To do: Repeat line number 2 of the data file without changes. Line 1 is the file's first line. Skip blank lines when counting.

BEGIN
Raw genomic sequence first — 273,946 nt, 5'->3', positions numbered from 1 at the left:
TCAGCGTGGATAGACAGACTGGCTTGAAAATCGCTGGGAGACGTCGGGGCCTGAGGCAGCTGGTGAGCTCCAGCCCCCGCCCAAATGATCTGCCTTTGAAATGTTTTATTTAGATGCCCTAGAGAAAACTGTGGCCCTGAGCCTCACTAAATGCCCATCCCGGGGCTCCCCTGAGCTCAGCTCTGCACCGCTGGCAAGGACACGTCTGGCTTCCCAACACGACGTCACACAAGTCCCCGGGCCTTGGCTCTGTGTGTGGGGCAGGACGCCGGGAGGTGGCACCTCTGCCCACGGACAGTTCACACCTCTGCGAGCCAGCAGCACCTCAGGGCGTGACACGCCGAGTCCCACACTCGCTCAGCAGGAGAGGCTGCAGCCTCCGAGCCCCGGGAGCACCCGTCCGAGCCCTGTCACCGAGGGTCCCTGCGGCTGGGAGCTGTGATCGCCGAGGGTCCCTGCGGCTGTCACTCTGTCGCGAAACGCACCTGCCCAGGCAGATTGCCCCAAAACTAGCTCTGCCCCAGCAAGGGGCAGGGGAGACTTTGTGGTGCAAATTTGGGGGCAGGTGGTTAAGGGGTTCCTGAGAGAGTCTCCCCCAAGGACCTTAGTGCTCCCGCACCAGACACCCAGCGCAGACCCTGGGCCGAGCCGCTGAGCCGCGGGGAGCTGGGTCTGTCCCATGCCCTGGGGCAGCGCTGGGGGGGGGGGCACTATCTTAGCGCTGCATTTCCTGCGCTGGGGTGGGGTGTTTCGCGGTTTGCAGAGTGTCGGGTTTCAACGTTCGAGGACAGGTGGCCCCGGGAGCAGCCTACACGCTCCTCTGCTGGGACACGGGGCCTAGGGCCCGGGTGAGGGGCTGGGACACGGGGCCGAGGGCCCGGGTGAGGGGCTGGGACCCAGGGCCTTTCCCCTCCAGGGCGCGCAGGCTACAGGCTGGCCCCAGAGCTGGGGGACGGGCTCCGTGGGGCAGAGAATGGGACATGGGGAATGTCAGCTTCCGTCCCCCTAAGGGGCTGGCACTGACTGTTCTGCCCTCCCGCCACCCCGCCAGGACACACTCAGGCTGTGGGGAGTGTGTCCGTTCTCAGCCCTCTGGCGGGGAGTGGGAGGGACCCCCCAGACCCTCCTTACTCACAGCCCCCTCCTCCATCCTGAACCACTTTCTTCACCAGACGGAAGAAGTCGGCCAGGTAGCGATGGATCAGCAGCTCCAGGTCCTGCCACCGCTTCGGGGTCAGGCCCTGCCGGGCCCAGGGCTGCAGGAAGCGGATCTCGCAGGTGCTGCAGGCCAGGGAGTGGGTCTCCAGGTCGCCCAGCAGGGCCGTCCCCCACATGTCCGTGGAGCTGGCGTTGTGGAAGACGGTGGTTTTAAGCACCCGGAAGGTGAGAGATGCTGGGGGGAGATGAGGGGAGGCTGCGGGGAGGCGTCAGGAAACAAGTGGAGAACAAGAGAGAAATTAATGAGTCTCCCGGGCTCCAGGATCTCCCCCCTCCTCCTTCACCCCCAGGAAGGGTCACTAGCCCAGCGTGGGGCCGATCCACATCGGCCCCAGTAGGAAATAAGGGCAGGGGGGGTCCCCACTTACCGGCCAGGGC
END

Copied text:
TCAGCGTGGATAGACAGACTGGCTTGAAAATCGCTGGGAGACGTCGGGGCCTGAGGCAGCTGGTGAGCTCCAGCCCCCGCCCAAATGATCTGCCTTTGAAATGTTTTATTTAGATGCCCTAGAGAAAACTGTGGCCCTGAGCCTCACTAAATGCCCATCCCGGGGCTCCCCTGAGCTCAGCTCTGCACCGCTGGCAAGGACACGTCTGGCTTCCCAACACGACGTCACACAAGTCCCCGGGCCTTGGCTCTGTGTGTGGGGCAGGACGCCGGGAGGTGGCACCTCTGCCCACGGACAGTTCACACCTCTGCGAGCCAGCAGCACCTCAGGGCGTGACACGCCGAGTCCCACACTCGCTCAGCAGGAGAGGCTGCAGCCTCCGAGCCCCGGGAGCACCCGTCCGAGCCCTGTCACCGAGGGTCCCTGCGGCTGGGAGCTGTGATCGCCGAGGGTCCCTGCGGCTGTCACTCTGTCGCGAAACGCACCTGCCCAGGCAGATTGCCCCAAAACTAGCTCTGCCCCAGCAAGGGGCAGGGGAGACTTTGTGGTGCAAATTTGGGGGCAGGTGGTTAAGGGGTTCCTGAGAGAGTCTCCCCCAAGGACCTTAGTGCTCCCGCACCAGACACCCAGCGCAGACCCTGGGCCGAGCCGCTGAGCCGCGGGGAGCTGGGTCTGTCCCATGCCCTGGGGCAGCGCTGGGGGGGGGGGCACTATCTTAGCGCTGCATTTCCTGCGCTGGGGTGGGGTGTTTCGCGGTTTGCAGAGTGTCGGGTTTCAACGTTCGAGGACAGGTGGCCCCGGGAGCAGCCTACACGCTCCTCTGCTGGGACACGGGGCCTAGGGCCCGGGTGAGGGGCTGGGACACGGGGCCGAGGGCCCGGGTGAGGGGCTGGGACCCAGGGCCTTTCCCCTCCAGGGCGCGCAGGCTACAGGCTGGCCCCAGAGCTGGGGGACGGGCTCCGTGGGGCAGAGAATGGGACATGGGGAATGTCAGCTTCCGTCCCCCTAAGGGGCTGGCACTGACTGTTCTGCCCTCCCGCCACCCCGCCAGGACACACTCAGGCTGTGGGGAGTGTGTCCGTTCTCAGCCCTCTGGCGGGGAGTGGGAGGGACCCCCCAGACCCTCCTTACTCACAGCCCCCTCCTCCATCCTGAACCACTTTCTTCACCAGACGGAAGAAGTCGGCCAGGTAGCGATGGATCAGCAGCTCCAGGTCCTGCCACCGCTTCGGGGTCAGGCCCTGCCGGGCCCAGGGCTGCAGGAAGCGGATCTCGCAGGTGCTGCAGGCCAGGGAGTGGGTCTCCAGGTCGCCCAGCAGGGCCGTCCCCCACATGTCCGTGGAGCTGGCGTTGTGGAAGACGGTGGTTTTAAGCACCCGGAAGGTGAGAGATGCTGGGGGGAGATGAGGGGAGGCTGCGGGGAGGCGTCAGGAAACAAGTGGAGAACAAGAGAGAAATTAATGAGTCTCCCGGGCTCCAGGATCTCCCCCCTCCTCCTTCACCCCCAGGAAGGGTCACTAGCCCAGCGTGGGGCCGATCCACATCGGCCCCAGTAGGAAATAAGGGCAGGGGGGGTCCCCACTTACCGGCCAGGGC